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Associate Professor Maria Racionero

Associate Professor Maria Racionero

The labour market impacts of parental leave

27 November 2017

Associate Professor Maria Racionero of the ANU Research School of Economics is working on research that will help shed more light on how parental leave impacts on the supply and demand for labour.

Her paper, titled “On the effect of parental leave duration on unemployment and wages” was recently published in the highly regarded Economics Letters journal.

The paper, co-authored by Dr Elena Del Rey and Dr Jose Silva from Universitat de Girona, explores the effect of parental leave duration on wages and unemployment. It focuses on the job creation channel and shows that the effects of parental leave depend on the net benefit of the policy, relative to bargaining power, of both workers and firms.

“Parental leave duration differs significantly across OECD countries. This paper incorporates parental leave into a search and matching labour framework to examine the impacts of parental leave duration on wages and unemployment rates,” said Associate Professor Maria Racionero.

The paper highlights that workers and firms both enjoy benefits and incur losses when the worker is on leave. The firm incurs a productivity loss but also saves the cost of opening a vacancy, since the worker is expected to return to the job. The worker enjoys a benefit - the value of time on leave and associated payment, if any – which needs to be compared to the alternative option of unemployment.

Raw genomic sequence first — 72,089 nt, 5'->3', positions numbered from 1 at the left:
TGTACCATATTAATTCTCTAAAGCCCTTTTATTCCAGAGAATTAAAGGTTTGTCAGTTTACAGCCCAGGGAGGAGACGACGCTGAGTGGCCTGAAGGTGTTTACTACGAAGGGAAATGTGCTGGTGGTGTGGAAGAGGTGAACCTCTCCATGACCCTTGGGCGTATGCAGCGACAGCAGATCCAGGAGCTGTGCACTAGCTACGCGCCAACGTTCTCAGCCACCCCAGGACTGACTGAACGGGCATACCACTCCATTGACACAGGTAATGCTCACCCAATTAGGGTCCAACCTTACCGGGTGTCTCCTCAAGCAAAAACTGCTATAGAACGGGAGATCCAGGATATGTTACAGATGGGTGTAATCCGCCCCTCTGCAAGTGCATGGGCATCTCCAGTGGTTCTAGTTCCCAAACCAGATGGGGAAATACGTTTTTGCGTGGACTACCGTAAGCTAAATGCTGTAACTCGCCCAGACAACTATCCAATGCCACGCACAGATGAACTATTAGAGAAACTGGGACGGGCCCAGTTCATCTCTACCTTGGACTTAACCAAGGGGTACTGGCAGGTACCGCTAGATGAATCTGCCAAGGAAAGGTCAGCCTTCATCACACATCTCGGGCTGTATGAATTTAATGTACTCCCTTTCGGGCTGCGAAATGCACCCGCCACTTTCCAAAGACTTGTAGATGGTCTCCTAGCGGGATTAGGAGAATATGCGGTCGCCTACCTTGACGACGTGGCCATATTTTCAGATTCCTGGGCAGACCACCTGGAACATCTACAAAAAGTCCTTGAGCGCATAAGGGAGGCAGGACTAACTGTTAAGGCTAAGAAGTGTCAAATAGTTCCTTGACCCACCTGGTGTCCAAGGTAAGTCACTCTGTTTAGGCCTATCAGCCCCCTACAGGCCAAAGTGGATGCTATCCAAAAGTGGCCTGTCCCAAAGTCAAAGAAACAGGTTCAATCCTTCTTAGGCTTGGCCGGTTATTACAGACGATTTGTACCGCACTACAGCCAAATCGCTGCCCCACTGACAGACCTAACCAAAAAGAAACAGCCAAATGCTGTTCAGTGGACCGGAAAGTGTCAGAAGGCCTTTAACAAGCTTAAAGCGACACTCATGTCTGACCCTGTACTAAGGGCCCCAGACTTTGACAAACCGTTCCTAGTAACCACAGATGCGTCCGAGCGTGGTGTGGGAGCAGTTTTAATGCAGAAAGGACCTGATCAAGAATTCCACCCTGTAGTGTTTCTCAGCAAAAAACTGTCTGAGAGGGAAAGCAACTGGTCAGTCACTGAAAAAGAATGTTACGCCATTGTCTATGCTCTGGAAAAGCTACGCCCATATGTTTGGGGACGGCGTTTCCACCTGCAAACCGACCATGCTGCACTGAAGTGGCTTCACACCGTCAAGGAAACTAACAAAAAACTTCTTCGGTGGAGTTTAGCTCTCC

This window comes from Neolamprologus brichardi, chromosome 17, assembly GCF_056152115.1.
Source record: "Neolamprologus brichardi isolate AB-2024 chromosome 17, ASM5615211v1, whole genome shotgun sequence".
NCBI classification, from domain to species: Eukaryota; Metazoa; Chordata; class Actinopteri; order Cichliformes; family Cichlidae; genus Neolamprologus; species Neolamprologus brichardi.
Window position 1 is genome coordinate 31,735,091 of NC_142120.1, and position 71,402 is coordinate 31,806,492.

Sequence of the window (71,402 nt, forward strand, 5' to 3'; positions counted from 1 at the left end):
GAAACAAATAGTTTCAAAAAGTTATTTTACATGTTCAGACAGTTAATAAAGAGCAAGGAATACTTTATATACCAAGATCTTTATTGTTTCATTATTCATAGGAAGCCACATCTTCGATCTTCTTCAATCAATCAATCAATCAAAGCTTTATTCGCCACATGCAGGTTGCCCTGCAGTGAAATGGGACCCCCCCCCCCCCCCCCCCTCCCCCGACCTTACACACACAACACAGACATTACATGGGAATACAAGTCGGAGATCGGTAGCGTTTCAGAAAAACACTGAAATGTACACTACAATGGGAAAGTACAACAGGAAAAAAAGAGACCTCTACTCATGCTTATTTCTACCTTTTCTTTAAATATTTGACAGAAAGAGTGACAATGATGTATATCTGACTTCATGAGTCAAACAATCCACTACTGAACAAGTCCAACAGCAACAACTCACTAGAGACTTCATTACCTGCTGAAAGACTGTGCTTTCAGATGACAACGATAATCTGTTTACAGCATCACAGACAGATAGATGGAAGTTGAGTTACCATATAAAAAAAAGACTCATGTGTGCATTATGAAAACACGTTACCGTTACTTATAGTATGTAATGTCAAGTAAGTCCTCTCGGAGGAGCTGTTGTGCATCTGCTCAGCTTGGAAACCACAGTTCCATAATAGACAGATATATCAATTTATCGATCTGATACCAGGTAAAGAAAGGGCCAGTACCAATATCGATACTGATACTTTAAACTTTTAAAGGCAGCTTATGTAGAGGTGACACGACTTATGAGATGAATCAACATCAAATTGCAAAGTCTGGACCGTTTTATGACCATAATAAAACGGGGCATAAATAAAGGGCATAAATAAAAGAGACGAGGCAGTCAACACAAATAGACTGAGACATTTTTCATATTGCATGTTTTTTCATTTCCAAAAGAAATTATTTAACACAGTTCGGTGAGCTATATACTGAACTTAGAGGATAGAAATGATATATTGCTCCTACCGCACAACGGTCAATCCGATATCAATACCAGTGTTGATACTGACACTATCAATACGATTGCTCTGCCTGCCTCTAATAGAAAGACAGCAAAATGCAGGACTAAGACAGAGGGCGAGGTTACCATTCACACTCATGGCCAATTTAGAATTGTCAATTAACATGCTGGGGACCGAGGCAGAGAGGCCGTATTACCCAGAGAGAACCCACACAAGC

Associate Professor Racionero says that by examining the effects of parental leave policy through the lens of labour search and matching theory, the modern framework to study unemployment and wage dynamics, this research may help policy makers better understand the effects of parental leave.

“Parental leave entitlements have been the subject of contentious policy debates in recent years in Australia. There is however surprisingly little formal analysis of parental leave policies in modern search and matching labour models. This paper represents a first step.”

Associate Professor Racionero is now working on further research that looks at the broader impacts of parental leave policies.

“Our aim is to assess the effects of type-specific parental leave policies on both men and women. In addition, we plan to apply this model to the data on the variation of parental leave policies across countries.”

“We hope this research will help shed light on the current policy debate in Australia.”

Updated:   27 November 2017 / Responsible Officer:  Dean, Business & Economics / Page Contact:  College Web Team